Article 126(2) of the 1992 Constitution of Ghana gives the judiciary the power for contempt of court. – “The Superior Courts shall be superior courts of record and shall have the power to commit for ‘contempt to themselves’ and all such powers as were vested in a court of record immediately before the coming into force of the Constitution”.

The phrase “contempt to themselves” has been interpreted by this very same Supreme Court to mean the “court itself” against whom the contempt was made as illustrated in the case Abu Ramandan and Anor v Electoral Commission and Anor.

What this mean is that the judge that committed a person for contempt or the judge against whom contempt was made, is the same judge who is to decide the guilt of the contemnor. The humour, in this practice, is that a person is called to justify himself before the very court that charged him.

This in my view is a great affront to the rule of nemo judex in causa sua and thus defeats the right of an accused to be presumed innocent before trial. In contempt cases, the accused is not tried to determine guilt or not but rather to justify why he should not be punished.

Resolutions/ Solutions the challenge

1) One thing that can be done is that the power to commit for contempt should not be conferred on the judge himself responsible for the committal . If there can be any observance of the nemo judex in causa sua rule, then the adjudication of contempt issues should be vested in a judge other than the judge against whom the contempt was made.

2) This would give light and meaning to the doctrinal basis of the principle as stated in R v Sussex Justice, Ex-parte Macarthy , justice should not only be done, it should manifestly and undoubtedly be seen to be done’.

3) Alternatively, is the call for the jury: The essence of jury trial is ensuring justice and soundness of judgment as it appears to the common man. A purpose which has recently met great criticism by the law author, Daniel Korang in his most controversial book, “Jury Trial in Ghana”.

4) Article 19(2) of the 1992 Constitution states that “A person charged with a criminal offence shall- in the case of an offence other than high treason or treason, the punishment for which is death or imprisonment for life, be tried by a judge and jury.”

The import of this provision is to the effect that, criminal offences of which may include criminal contempt should be done by a judge and jury. It is trite law that in a jury trial, judgments are made by the jury and not the judge. If the jury are made to sit on cases of criminal contempt.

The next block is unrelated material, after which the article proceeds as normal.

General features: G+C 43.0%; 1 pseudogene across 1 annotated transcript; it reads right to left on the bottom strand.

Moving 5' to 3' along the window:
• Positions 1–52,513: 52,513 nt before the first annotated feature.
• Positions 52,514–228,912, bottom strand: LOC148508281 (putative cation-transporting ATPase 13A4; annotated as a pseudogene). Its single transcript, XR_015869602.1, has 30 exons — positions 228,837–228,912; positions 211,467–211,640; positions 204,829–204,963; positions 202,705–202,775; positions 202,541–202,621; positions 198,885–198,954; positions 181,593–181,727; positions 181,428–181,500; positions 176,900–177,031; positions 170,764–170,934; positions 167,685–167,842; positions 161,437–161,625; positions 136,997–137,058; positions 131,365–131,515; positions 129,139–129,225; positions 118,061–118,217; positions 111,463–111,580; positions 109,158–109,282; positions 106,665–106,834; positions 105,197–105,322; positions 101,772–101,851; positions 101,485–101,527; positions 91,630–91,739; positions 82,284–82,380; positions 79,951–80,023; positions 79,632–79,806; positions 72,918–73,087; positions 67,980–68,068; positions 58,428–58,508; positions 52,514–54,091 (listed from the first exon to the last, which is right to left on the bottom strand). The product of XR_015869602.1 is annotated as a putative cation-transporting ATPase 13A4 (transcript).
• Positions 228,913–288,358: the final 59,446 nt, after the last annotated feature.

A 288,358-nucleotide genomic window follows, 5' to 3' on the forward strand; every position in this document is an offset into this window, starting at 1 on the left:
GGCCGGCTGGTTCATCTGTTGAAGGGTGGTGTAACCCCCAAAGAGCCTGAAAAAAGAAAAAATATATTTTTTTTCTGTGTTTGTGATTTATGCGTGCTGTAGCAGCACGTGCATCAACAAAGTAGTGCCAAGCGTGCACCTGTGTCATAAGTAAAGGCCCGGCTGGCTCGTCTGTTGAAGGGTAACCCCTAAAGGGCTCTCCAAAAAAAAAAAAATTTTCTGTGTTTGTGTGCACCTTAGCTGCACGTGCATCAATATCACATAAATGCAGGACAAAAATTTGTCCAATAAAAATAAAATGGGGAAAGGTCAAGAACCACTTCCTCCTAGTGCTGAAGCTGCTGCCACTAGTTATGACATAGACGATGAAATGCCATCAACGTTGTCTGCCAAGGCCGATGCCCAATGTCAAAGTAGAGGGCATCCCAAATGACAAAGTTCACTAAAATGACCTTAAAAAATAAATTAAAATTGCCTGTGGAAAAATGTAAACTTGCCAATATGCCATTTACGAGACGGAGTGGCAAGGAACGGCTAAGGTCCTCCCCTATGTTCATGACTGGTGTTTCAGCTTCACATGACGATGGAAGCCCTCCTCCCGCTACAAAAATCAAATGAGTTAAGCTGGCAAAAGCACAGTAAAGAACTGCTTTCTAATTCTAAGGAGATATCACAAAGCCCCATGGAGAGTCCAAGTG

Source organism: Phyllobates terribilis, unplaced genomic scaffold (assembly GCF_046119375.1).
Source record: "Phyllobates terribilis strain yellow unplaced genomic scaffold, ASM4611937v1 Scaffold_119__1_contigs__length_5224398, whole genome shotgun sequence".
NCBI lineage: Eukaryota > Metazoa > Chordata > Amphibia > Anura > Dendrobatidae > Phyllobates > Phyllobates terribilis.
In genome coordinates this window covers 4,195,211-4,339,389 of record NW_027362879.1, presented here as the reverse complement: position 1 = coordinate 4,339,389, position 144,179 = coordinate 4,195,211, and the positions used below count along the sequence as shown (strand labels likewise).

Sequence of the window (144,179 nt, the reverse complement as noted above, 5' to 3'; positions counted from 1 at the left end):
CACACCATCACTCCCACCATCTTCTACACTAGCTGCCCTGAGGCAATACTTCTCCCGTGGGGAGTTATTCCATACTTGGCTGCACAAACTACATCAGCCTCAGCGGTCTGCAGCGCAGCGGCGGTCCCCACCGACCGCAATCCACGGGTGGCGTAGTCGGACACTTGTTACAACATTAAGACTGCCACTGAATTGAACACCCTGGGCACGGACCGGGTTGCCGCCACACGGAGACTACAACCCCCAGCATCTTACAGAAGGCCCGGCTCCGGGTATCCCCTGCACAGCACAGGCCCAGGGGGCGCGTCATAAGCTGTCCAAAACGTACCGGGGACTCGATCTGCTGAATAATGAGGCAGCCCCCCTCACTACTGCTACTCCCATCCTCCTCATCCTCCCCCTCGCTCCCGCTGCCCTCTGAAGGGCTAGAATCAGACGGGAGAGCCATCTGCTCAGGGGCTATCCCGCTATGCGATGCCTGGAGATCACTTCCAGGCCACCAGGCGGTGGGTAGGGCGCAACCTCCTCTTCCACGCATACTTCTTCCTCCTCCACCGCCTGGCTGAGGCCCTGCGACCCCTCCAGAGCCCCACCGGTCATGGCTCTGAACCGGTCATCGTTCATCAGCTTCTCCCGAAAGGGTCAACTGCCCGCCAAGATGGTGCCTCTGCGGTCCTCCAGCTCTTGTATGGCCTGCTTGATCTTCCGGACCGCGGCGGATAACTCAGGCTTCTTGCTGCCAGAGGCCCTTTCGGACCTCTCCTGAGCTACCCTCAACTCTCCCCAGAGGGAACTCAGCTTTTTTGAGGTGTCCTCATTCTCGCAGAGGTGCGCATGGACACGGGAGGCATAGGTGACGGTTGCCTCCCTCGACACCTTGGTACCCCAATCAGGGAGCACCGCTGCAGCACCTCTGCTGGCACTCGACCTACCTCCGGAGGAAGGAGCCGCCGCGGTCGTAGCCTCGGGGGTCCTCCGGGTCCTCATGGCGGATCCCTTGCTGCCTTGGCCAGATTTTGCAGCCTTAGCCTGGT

It would preserve the principle of nemo judex in causa sua because the judge that committed one for contempt will not be made a judge of his own case.

Justice Hugo in a dissent in the case of United States v Barnett wrote, “it is high time, in my judgment, to wipe out root and branch the judge-invented and judge-maintained notion that judges can try criminal contempt cases without a jury”.

Conclusion

The controversy on this topic would be different if the law stated its position on the topic by declaring contempt proceedings and not the power itself to be an exception to the nemo judex in causa sua rule.

In the absence of such indication, the rule is an illegality and it falls upon us the citizens of Ghana to fulfil our constitutional obligation in Article 2 of the 1992 Constitution of Ghana to allege such acts.

I wish now to re-state the profound words of Lord Denning, “what is the argument on the other side? Only this, that no case has been found in which it has been done before. That argument does not appeal to me in the least.

If we never do anything which has not been done before, we shall never get anywhere. The law will stand still while the rest of the world goes on, and that will be bad for both”.

Nothing stops the Supreme Court from allowing contempt cases to be heard by judges other than the very judge that committed the individual for contempt, as many writers have suggested or alternatively, for such cases to be heard with a jury which I now suggest.

Columnist: Ernest Kyere